Community leaders join Washington Middle School to celebrate their Classified Appreciation Awards Ceremony.
On Saturday March 18th, 2017 OCCCO board member Linda Lehnkering had the privilege to share the experience of the annual Great American Write in. Linda was able to network with OC's community and meet with a wide range of participants. We continue to learn from our friends, neighbors, allies and partners we look forward to the next event @Women for OC!
On March 15th Vicent Sarmiento shared with our Community...
Celebrando con lideres de OCCCO (Orange County Congregation Community Organization) representando el vecindario Delhi y la parroquia de La Virgen de Guadalupe.
Joined by OCCCO neighborhood leaders from Delhi and Our Virgen de Guadalupe Parish.#santaana
Telemundo Sacramento reporto: "Marzo 15, 2017 se realizó una marcha hasta el capitolio a favor de las ciudades santuarios y de los inmigrantes indocumentados en donde cientos de personas participaron."
Telemundo Sacramento reported: "March 15, 2017 a march was made to the California Capitol in favor of sanctuary cities and undocumented immigrants where hundreds of people participated."
"Dios está con la comunidad, porque la comunidad es la cara de Dios".
La paz De Dios este con tigo.
La reunion de hoy Con Concejal Jose Moreno de Anahiam fue una Junta de de Investigación, en donde los Líderes planean con anterioridad y moderan la reunion apoyados por el coordinador, y se usa uno de los principios de OCCCO
" ENTRA INTELIGENTE Y SAL SABIO"
El propósito de esta reunion fue: Conocer cual fue el proceso y la lucha que le tomo en la Ciudad de Anaheim para que pudiera ser una Ciudad con Votaciones por distrito, y de la misma forma fue para empoderar líderes y fortalecer la relación de la Organización, la comunidad con el concejal Jose Moreno.
"God is with the Community, because the community is the face of God."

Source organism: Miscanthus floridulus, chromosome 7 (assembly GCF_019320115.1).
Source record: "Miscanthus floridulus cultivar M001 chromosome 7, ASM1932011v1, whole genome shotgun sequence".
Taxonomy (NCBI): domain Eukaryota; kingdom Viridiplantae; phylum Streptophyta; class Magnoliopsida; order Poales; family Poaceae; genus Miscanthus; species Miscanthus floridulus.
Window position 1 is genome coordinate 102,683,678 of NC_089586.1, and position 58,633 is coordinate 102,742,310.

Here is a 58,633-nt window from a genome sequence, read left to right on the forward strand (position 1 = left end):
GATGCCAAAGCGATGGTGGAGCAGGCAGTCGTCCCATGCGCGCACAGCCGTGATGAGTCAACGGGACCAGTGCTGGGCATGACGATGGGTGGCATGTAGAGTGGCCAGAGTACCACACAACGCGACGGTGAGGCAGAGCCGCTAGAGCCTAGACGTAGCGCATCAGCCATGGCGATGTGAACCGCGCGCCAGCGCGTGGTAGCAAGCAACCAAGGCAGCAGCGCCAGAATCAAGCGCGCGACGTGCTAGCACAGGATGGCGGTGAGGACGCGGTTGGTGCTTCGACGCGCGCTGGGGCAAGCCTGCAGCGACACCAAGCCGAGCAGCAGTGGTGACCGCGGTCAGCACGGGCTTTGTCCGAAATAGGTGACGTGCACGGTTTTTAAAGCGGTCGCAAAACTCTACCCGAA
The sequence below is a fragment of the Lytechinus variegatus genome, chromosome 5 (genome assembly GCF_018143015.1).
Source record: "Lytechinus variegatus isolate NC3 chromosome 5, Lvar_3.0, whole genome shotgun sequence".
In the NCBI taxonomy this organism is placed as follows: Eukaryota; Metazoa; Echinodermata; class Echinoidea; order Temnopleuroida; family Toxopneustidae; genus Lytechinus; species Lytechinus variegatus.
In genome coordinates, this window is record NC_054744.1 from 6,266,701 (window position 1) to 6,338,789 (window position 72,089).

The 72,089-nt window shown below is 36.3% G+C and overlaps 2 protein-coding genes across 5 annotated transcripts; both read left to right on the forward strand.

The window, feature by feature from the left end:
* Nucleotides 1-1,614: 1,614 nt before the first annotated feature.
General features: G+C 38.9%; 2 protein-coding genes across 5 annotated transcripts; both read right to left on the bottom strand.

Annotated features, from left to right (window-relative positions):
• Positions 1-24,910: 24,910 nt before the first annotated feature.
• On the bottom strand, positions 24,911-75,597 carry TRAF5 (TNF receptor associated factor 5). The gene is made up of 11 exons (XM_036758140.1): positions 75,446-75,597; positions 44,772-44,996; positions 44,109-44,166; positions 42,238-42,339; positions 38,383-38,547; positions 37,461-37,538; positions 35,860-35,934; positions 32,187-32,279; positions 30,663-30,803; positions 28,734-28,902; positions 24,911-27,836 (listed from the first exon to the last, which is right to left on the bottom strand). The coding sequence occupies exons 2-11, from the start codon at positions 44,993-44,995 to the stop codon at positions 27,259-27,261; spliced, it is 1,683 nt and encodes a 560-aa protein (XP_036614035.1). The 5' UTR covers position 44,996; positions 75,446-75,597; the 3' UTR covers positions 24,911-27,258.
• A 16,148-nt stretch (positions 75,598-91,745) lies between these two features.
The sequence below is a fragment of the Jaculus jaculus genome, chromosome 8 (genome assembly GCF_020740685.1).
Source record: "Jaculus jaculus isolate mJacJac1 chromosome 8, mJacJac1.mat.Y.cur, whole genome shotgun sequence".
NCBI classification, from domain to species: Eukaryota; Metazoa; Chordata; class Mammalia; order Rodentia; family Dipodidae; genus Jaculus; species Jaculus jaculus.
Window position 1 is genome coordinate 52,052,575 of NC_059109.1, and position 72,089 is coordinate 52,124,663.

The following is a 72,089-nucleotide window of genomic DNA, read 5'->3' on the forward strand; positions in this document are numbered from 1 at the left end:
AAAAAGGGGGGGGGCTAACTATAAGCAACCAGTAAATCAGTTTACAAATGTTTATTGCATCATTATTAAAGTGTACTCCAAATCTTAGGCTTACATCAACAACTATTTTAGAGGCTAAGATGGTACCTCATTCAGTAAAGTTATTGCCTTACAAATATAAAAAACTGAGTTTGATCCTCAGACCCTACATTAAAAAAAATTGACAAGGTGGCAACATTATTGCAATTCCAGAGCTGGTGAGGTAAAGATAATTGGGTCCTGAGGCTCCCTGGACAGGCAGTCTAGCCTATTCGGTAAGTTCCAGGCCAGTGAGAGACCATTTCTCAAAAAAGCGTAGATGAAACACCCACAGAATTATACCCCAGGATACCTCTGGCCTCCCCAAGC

God's peace be with you.
Today's meeting With Councilor Jose Moreno of Anahiam was a Research Collaborative where Leaders planned ahead and moderated the meeting supported by the coordinators. Today's OCCCO principle used was "ENTER INTELLIGENT AND LEAVE WISE."
The purpose of this meeting was: To know the process and the struggles in the City of Anaheim that made it be a City with "Voting by districts" as an option. At the same time this meeting served to empower leaders and strengthen the relationship of the Organization and The community with Councilman Jose Moreno.
La comunidad de Santa Ana, al igual que muchas otras de nuestras comunidades de todo el condado, ha estado dispuesta y lista para participar, ayudar y apoyar a su comunidad con maneras innovadoras y técnicas de base accesibles. Recientemente, The Olin Group con St Joseph's Health Group abrió la oportunidad para las discusiones dentro de la comunidad involucrando la seguridad de nuestros seres queridos.
California Catholic Conference at California State Capitol.
Yesterday at 3:36pm · Sacramento, CA · Bishop Jaime Soto, Diocese of Sacramento and President of the California Catholic Conference, and Bishop Stephen Blaire, Diocese of Stockton, address a PICO California rally in support of Immigrant Rights. #SB54
Originally posted on Ed Source
September 11, 2014 | By Miguel Hernandez
As school staff and families head back to school this fall, districts and communities are ramping up for the second year of the Local Control Funding Formula (LCFF). Like many parents around the state, I’m starting the new school year with both excitement about the potential of this historic reform and with hope that we learn from last year’s implementation and take the needed steps to ensure that the LCFF lives up to its promise of equity and shared decision making in our schools.